This is how the scene was described yesterday when the U.S. Border patrol allowed reporters into the warehouse where they are currently holding people arrested at the southern US border. All across the country churches and civil rights activists have been responding to the news of the government’s “zero tolerance” immigration policy and the resulting separation of families.

As a Christian leader there is much that I can say about this kind of policy, but it is limited by the fact that we chose these particular politicians to lead us; further complicating the issue is how often people make it known to me that they don’t want to hear about politics in church. However, our Attorney General Jeff Sessions recently responded to criticisms about the nearly 2,000 children that have been taken from their parents by saying, “I would cite the apostle Paul who clearly and wisely said in Romans 13 to obey the laws of the government because God has ordained the government for his purposes.”

And when politicians start citing bible verses, when they bring the church into politics, then it becomes something else entirely.

Romans 13, and in particular the verse crudely quoted by our Attorney General, is often used to justify all kinds of acts committed by the government. And, as Stanley Hauerwas often points out, we never think about how Romans 13 was exactly the text the German Christians used to serve Hitler. And, to make matters even worse, it is a text taken out of context and we fail to read in in light of the verses that lead up to it!

Romans 12 is all about the marks of Christianity predicated on blessing those who are marginalized. It is fundamentally a list about what it means to exist in a world full of evil by not being overcome by evil, but overcoming evil with good. Then, and only then, shall we be subject to the governing authorities.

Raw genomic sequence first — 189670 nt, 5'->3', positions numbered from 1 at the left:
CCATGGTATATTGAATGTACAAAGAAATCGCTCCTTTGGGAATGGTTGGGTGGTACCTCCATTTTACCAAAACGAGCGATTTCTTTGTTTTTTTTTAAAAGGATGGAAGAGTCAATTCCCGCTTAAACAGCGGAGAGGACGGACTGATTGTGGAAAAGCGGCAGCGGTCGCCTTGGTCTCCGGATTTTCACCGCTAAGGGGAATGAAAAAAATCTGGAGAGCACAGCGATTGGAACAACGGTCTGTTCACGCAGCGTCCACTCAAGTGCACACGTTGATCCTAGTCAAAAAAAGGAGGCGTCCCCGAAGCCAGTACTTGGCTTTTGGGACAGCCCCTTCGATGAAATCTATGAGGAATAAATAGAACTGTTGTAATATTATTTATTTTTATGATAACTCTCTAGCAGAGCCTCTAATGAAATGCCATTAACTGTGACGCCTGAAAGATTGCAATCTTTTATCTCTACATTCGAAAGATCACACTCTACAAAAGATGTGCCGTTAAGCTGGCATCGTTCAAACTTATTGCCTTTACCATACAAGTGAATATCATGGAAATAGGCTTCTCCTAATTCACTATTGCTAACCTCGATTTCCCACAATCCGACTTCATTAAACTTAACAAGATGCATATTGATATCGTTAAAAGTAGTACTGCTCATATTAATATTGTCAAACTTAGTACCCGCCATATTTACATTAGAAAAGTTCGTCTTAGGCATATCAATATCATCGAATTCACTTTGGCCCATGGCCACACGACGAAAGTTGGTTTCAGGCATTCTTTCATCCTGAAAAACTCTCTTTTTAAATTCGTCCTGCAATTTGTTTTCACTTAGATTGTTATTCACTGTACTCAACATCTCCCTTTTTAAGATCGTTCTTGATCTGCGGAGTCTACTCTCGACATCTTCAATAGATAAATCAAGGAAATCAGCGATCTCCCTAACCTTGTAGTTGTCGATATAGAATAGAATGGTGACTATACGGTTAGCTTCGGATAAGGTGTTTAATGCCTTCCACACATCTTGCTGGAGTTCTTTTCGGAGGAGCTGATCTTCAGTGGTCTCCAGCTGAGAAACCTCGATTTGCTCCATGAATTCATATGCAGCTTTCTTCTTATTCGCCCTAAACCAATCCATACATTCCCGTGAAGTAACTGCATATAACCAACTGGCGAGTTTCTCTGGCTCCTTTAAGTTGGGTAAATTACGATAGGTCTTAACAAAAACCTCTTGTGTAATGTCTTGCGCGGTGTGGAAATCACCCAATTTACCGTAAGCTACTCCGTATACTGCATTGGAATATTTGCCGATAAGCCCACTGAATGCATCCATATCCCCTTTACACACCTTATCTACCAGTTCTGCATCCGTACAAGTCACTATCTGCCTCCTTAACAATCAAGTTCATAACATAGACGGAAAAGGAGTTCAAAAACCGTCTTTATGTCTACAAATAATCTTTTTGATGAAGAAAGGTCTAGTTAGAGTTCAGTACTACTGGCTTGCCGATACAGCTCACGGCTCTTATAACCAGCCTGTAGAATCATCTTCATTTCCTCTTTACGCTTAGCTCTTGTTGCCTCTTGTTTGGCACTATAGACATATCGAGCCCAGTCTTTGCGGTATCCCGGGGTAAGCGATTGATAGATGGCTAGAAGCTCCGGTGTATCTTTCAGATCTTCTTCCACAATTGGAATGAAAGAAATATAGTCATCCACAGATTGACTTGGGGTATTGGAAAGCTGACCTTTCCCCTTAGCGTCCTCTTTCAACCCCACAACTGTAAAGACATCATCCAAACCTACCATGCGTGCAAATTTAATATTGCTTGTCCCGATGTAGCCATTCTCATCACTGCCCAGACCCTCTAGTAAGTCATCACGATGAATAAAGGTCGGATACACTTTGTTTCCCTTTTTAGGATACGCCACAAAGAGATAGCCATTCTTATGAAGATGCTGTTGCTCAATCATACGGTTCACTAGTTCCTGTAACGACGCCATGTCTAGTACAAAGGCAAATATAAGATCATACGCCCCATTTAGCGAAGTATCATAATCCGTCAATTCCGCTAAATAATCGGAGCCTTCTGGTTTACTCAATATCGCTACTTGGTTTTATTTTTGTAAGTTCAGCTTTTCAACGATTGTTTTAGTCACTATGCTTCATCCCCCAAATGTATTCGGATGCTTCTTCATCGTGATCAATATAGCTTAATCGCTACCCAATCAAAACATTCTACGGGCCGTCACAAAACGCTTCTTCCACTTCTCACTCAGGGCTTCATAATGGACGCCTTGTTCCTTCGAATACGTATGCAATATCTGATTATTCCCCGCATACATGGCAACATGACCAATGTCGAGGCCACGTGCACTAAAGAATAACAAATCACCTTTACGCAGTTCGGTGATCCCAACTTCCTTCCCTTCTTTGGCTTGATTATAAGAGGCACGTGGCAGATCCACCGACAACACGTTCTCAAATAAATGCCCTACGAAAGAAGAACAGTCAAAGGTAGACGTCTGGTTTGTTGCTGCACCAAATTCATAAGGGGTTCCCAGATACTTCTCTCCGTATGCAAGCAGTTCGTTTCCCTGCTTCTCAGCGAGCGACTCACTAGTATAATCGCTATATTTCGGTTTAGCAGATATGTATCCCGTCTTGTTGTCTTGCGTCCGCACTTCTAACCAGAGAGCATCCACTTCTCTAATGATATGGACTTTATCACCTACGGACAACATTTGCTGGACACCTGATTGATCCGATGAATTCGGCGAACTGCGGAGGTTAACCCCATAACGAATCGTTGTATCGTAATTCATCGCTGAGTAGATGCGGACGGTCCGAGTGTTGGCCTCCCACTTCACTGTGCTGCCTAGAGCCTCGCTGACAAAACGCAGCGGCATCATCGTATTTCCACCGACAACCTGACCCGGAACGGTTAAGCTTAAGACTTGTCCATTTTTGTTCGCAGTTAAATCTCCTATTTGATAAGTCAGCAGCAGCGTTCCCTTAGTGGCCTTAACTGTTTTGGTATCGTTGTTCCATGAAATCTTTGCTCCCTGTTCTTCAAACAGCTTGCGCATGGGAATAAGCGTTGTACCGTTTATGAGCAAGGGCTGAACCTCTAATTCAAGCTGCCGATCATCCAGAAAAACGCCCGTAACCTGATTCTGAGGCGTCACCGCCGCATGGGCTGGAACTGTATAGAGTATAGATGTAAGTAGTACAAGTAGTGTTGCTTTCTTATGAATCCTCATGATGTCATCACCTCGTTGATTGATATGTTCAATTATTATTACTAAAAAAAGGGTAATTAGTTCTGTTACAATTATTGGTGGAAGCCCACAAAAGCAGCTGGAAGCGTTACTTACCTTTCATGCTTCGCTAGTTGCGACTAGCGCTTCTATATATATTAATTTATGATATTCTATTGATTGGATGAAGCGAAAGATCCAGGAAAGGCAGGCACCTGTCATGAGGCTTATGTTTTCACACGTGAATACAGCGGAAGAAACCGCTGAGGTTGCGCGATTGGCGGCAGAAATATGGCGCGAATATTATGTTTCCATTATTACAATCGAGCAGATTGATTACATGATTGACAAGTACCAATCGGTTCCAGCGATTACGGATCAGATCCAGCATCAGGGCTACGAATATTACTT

However, instead of reading Romans 12 into Romans 13 so many people separate these thoughts from one another in order to justify political rules that don’t expect Caesar (leaders) to be repentant. Separating these theological convictions from one another is exactly the kind of move that produces Christians who blindly submit to the will of the nation-state instead of calling the nation-state into question.

If we read Romans 13 like Jeff Sessions then we will fail to see that that verse also applies to Caesar! Far too many Christians today no longer know how to read scripture, and how to read it well. Again, to quote Hauerwas, “American Christians don’t know how to read the bible well. They don’t know how to read the bible well because they’re Americans before they’re Christians.”

Caesar, in whatever form of leadership, is only divinely instituted when he/she is also held accountable to a world made possible by a 1st century Jew who was murdered on a cross. We are only bound by Caesar when Caesar is bound by an ethic that believes in extending hospitality to strangers, feeding the hungry, and hating what is evil. Romans 13 is nothing without Romans 12.

We don’t like to talk about divine judgment in the church these days. Most of us are far more comfortable with a God of peace and mercy and justice if it doesn’t require anything on our part. But the psalmist is frighteningly wise to call for the Lord to judge the nations and to not let mortals prevail. Whether we like to think about it, or even admit it, the Lord will judge us for how we treat the least of these.

Devotional – Psalm 103.8

Devotional:

Psalm 103.8

The Lord is merciful and gracious, slow to anger and abounding in steadfast love.